(AP/Muhammed Muheisen)

The 5 richest countries host just 5% of refugees — 86% are in developing countries

Oxfam calls on wealthy nations to help more, especially given their role in fueling the worst crisis since WWII


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Ben Norton
June 10, 2016 1:57PM (UTC)

Those who oppose admitting more refugees in Western countries often ask why other countries aren't taking them. The reality is they are.

In fact, the five wealthiest countries — which make up half the global economy — are hosting less than 5 percent of the world’s refugees, while 86 percent of refugees are in poorer developing countries that are often struggling to meet the needs of their own people.

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These are the findings of a new report by Oxfam, titled "Too small a welcome from the world’s wealthy."

Together, the U.S., China, Japan, the U.K. and Germany are hosting less than 1 million refugees. These five richest countries have taken 938,231 people, or 4.8 percent of the world’s 19.5 million refugees, even though they boast just over one-half of the cumulative global GDP.

The five countries that have taken the most refugees, on the other hand, are all developing nations. Together, Jordan, Lebanon, Turkey, Pakistan and the Occupied Palestinian Territories host a staggering 50 percent of the world's refugees, even though they make up less than 1.5 percent of the world’s economy.

Japan has taken by far the least, with China and the U.S. following behind. The tiny nations of Jordan and Lebanon have taken by far the most, with one refugee for every roughly three or four people in their countries.

"The world's richest countries can and should do much more to help the world’s most vulnerable people who have fled their homes because of violence and conflict," Oxfam stressed.

The international aid organization blasted the "dangerous trend of governments turning their backs on the world’s most vulnerable people and failing to uphold the spirit and the international law they claim to champion."

Oxfam is launching a new campaign to pressure leaders in the world's wealthiest countries to welcome more refugees and to do more to help and protect them.

"Shallow" commitment

The world is witnessing the worst refugee crisis since World War II. More than 60 million people have fled their homes because of violence, war and human rights violations, according to the U.N.

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Approximately one-third of the world's 60 million displaced people are external refugees, whereas roughly two-thirds are internally displaced in their own countries.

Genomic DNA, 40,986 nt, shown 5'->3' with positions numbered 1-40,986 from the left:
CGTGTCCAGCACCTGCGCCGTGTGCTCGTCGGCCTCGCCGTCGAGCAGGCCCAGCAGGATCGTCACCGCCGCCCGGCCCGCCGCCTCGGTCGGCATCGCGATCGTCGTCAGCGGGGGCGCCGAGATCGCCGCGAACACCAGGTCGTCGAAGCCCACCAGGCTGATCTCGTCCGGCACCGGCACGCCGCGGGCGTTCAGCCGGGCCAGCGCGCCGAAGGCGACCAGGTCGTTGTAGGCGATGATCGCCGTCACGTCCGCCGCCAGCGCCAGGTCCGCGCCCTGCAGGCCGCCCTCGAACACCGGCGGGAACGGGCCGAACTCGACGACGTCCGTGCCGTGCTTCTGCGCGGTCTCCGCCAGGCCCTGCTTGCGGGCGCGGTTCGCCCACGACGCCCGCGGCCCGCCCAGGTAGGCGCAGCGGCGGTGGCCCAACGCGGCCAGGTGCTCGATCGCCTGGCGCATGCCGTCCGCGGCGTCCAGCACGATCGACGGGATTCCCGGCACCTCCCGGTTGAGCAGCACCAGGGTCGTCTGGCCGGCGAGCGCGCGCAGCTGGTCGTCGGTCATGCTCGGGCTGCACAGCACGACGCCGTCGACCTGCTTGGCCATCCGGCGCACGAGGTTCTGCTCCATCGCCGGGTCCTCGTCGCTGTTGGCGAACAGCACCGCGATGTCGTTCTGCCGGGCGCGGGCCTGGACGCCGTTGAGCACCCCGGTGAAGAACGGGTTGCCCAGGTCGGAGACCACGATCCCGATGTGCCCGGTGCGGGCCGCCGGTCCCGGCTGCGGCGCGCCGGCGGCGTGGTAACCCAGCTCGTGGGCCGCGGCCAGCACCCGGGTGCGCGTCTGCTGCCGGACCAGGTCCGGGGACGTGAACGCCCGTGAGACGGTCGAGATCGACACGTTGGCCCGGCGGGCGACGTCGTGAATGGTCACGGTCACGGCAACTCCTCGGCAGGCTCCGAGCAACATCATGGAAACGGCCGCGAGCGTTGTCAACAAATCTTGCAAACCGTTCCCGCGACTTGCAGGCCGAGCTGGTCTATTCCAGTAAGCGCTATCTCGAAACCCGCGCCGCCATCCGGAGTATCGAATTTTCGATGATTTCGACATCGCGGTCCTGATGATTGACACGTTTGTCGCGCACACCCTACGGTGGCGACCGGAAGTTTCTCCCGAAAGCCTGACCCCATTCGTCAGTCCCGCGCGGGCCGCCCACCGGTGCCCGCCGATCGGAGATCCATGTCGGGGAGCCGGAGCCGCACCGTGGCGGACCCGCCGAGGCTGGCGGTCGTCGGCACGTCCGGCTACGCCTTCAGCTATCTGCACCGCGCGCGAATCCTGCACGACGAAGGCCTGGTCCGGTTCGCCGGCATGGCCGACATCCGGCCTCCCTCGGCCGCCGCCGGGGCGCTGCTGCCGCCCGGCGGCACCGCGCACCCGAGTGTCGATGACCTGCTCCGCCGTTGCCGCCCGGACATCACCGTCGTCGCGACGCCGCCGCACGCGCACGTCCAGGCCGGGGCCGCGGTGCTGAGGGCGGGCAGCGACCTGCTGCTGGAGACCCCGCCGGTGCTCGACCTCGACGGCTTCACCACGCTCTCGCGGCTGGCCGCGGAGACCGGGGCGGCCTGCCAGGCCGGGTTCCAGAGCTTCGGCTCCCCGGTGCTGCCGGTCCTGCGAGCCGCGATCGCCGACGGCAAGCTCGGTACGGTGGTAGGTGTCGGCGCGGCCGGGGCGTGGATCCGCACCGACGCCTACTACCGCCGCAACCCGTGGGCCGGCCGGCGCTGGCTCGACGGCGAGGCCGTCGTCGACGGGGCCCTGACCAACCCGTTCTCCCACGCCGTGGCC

The largest refugee populations come from Syria, Iraq, South Sudan, Yemen, Burundi, Nigeria and the Central African Republic. The wars and conflicts in many of these countries have been inflamed by some of the world's wealthiest nations.

That is to say, the rich countries that have contributed the most to fueling the refugee crisis have taken the fewest refugees, leaving the responsibility to significantly poorer countries.

Oxfam acknowledges this in its report, noting that all of the conflicts refugees are fleeing "are man-made," while "neighboring states and rich countries further afield sometimes fuel those wars by supplying arms."

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Meanwhile, there is little sign that the disparity will get any better. In all of 2014, the five richest countries resettled just 53,029 people, as the number of displaced people in the world soared.

In March, the E.U. and Turkey reached an agreement to deport refugees and migrants in Europe en masse to Turkey, where rights organizations say their lives may be endangered. The U.N., rights groups and legal experts have blasted the deal as illegal and immoral.

Oxfam condemned the E.U.-Turkey agreement, writing, "It trades human beings for political concessions, flying in the face of at least the spirit if not the letter of the 1951 Refugee Convention, the legal document which defines the rights of refugees and responsibilities of governments to protect them."

"By trading refugees for political concessions, the E.U.-Turkey deal fails to respect the spirit of international and E.U. law," Oxfam stated.

Other countries have cited Europe's anti-refugee positions to justify their own, Oxfam noted. In May, Kenya closed the Dadaab camp for refugees, arguing that, if Europe was allowed to turn away Syrians, it could turn away Somalis.